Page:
Nanette: Hannah Gadsby Review

The Netflix special Nanette, by Hannah Gadsby an Australian comedian began streaming in 2018. Since it dropped, the series has established a lot of conversation around it as it openly deals with issues such as homophobia, sexism, and assaults that the creator has had to deal with personally in her personal life. 

There’s a reason why this special is a special. It’s one of those shows you watch that becomes a conversation starter. Think about breaking the ice with a conversation that goes “have you seen Nanette? Nanette has become a success due to different reasons. 

First and foremost the performance from Gadsby is exceptionally brilliant. She has quietly and intelligently broken the chains in a manner that should be studied by different intellectuals at various capacities. It is no mean feat to be as genre-breaking as Gadsby has proved to be and the hype around the show is well-deserved.

The main aspect of the show that has made it such a special is the diversity of the audience it targets. In most times, when there’s a female queer comedian tackling the issue of identity on a set, they would probably be addressing a limited audience of like-minded individuals. However, Nanette is a whole cultural event that no one should miss. 

It presents the life of a queer woman in a way that most people aren’t used to hearing. It doesn’t matter who you are, Nanette will tug at your heart strings and question everything you know about a queer woman trying to survive in a patriarchy. This is one of those shows that you watch and end up sending to everyone on your friends list to sample.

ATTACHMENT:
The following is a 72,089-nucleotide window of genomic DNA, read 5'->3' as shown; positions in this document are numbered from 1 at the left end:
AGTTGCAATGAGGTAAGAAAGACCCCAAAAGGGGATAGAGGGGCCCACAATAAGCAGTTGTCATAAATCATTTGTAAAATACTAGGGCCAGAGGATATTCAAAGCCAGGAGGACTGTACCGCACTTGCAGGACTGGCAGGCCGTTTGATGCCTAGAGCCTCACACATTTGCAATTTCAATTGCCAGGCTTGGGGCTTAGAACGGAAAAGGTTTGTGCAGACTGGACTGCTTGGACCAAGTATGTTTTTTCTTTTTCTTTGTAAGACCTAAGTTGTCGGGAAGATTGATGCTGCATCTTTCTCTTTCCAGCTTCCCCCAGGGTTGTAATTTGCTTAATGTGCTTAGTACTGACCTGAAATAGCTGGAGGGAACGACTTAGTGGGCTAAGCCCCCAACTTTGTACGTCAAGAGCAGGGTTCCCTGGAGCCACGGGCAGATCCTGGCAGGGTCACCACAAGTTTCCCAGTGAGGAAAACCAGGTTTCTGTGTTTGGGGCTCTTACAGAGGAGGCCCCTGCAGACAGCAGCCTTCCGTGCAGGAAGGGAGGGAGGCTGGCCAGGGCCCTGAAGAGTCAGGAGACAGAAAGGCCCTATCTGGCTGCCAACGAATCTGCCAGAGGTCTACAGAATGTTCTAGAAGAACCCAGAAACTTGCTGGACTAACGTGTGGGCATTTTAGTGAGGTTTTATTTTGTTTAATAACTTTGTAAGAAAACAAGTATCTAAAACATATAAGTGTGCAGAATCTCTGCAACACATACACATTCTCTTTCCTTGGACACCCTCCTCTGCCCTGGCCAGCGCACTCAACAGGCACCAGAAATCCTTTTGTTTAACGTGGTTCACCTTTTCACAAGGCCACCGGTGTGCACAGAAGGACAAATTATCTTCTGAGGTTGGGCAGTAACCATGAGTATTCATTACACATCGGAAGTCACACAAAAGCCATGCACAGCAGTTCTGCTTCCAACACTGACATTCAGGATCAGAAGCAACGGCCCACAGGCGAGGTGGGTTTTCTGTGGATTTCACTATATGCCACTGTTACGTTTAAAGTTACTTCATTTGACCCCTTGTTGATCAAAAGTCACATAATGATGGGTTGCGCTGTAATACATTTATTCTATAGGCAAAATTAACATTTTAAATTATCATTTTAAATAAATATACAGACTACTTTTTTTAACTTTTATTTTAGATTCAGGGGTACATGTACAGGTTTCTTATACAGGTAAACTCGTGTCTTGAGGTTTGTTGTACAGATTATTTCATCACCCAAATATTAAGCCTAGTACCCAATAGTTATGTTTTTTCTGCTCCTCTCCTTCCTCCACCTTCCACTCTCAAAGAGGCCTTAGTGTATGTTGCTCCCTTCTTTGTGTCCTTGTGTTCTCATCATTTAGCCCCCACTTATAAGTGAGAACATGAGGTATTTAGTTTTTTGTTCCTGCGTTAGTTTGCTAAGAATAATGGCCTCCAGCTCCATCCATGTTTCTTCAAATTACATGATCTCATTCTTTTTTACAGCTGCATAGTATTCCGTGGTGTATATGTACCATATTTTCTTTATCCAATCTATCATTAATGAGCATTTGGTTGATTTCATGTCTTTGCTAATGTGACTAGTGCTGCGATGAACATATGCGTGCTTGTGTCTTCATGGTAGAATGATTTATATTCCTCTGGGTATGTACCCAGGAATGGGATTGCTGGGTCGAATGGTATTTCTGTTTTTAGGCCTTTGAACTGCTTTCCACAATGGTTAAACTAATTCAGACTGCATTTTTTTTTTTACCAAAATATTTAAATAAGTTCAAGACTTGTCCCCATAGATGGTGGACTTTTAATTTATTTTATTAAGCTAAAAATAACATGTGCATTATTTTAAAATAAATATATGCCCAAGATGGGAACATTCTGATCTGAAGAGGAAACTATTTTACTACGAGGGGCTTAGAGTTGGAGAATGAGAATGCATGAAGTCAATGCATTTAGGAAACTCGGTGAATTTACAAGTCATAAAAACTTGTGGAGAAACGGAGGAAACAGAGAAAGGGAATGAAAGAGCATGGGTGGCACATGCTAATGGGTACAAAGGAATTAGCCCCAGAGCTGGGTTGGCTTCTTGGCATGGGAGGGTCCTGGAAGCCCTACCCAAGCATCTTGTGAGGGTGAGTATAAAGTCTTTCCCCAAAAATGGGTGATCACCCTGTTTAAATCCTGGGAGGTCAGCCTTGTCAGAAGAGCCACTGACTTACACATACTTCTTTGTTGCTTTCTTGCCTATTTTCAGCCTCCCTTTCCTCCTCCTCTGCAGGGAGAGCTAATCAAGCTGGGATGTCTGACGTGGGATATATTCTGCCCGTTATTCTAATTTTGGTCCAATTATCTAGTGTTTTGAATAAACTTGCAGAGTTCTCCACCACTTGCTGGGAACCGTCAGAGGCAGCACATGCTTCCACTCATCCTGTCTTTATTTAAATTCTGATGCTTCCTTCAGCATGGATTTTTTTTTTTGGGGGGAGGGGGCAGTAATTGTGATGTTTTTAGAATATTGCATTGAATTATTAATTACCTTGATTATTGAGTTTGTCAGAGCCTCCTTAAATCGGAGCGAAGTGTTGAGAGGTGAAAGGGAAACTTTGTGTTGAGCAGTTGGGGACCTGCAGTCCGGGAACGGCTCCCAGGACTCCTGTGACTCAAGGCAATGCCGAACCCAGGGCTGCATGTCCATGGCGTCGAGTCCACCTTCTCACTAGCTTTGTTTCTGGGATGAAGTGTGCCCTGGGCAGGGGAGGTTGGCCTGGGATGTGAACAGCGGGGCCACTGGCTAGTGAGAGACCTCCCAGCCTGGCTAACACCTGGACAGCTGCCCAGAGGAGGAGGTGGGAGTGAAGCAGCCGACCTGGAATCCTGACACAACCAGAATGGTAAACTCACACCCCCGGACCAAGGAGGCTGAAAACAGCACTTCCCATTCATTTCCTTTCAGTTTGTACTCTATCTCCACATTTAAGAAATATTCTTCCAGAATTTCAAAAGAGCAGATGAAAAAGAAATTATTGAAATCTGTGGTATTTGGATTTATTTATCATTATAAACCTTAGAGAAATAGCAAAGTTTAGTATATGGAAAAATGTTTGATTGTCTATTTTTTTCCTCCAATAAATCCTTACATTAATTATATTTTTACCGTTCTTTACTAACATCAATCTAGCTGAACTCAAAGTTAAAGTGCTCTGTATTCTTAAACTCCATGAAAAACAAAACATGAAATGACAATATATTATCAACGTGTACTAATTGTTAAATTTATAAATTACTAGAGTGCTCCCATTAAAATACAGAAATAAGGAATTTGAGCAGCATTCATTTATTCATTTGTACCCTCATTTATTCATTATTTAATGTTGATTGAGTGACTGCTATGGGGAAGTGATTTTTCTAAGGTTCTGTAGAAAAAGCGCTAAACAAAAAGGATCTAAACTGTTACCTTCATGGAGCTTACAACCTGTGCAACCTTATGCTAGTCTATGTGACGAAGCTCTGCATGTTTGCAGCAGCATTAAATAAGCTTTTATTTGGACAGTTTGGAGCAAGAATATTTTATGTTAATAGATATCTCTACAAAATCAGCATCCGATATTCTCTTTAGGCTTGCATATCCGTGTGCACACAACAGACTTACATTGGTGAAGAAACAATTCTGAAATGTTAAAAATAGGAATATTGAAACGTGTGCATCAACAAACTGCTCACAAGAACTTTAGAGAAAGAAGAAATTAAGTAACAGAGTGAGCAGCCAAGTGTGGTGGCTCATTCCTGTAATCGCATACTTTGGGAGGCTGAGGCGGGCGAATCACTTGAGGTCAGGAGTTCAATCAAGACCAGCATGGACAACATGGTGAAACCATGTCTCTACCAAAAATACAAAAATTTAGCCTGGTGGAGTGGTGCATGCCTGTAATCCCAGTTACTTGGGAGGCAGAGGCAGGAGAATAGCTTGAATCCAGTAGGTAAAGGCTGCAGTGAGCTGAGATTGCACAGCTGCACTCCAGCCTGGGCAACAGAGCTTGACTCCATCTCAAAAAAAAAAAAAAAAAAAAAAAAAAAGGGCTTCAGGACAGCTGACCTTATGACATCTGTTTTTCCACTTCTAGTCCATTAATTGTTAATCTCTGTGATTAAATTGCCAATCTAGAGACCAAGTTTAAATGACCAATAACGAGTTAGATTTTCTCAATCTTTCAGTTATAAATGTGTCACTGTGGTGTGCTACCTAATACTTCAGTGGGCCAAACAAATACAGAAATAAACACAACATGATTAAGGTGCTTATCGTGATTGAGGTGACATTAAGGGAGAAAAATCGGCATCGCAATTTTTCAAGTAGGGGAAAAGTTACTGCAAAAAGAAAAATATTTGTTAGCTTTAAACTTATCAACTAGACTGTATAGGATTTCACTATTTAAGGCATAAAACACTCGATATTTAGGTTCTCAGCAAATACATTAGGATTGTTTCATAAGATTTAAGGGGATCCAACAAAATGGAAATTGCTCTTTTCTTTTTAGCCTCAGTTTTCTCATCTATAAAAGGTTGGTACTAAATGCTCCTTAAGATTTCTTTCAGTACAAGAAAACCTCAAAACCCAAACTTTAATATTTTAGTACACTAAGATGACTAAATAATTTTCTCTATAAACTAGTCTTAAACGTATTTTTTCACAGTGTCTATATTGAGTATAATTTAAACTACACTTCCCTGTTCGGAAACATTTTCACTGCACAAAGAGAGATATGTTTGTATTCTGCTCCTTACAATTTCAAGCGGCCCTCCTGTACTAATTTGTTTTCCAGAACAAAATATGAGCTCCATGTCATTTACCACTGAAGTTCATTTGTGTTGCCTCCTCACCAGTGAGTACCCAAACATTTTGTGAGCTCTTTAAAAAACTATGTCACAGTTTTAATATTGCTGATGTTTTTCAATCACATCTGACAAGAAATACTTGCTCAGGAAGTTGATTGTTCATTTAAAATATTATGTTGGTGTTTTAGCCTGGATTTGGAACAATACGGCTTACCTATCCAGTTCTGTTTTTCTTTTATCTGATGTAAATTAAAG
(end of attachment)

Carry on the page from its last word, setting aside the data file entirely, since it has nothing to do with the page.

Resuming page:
The thing with Nanette is that obviously, the writer created a beautiful masterpiece that’s laced with a raw, and honest emotional performance. It is also presented in a disarming comical manner. But, this isn’t what makes the show so special. 

What has created the buzz around it is that it’s thought-provoking, challenging even. Nanette thrusts you into emotional turmoil and you can physically fee the other person’s strength and pain in a way that forces you to question your role and your position on their experiences. 

Nanette isn’t easily comparable to other stand up specials but if there’s one that comes close, it’s Atlanta Ssn 1. While this isn’t a straightforward comparison and we know there are significant differences in the two shows, they’re both one of a kind works that had their predecessors thrust into similar situations.

The thing is that while Nanette forces an audience to evaluate their role in the happenings, it also plays an important role in breaking down a barrier in the genre known as stand-up comedy. In most cases, we don’t think about the barrier being present because we’ve always expected the orator to be on the forefront of addressing or entertaining the audience. 

One of the most unexpected questions the orator asks is “what do you think you’re buying when you pay money to laugh at someone?” With most stand-up comedy, paying money to laugh is the fair bargain since the orator is responsible for presenting situations of humiliation and other woes that are in their defence, benign. 

However, in Nanette, the orator gets people to laugh by making fun of extremely traumatic events in her life making the crowd question their action when they showed up and demanded entertainment.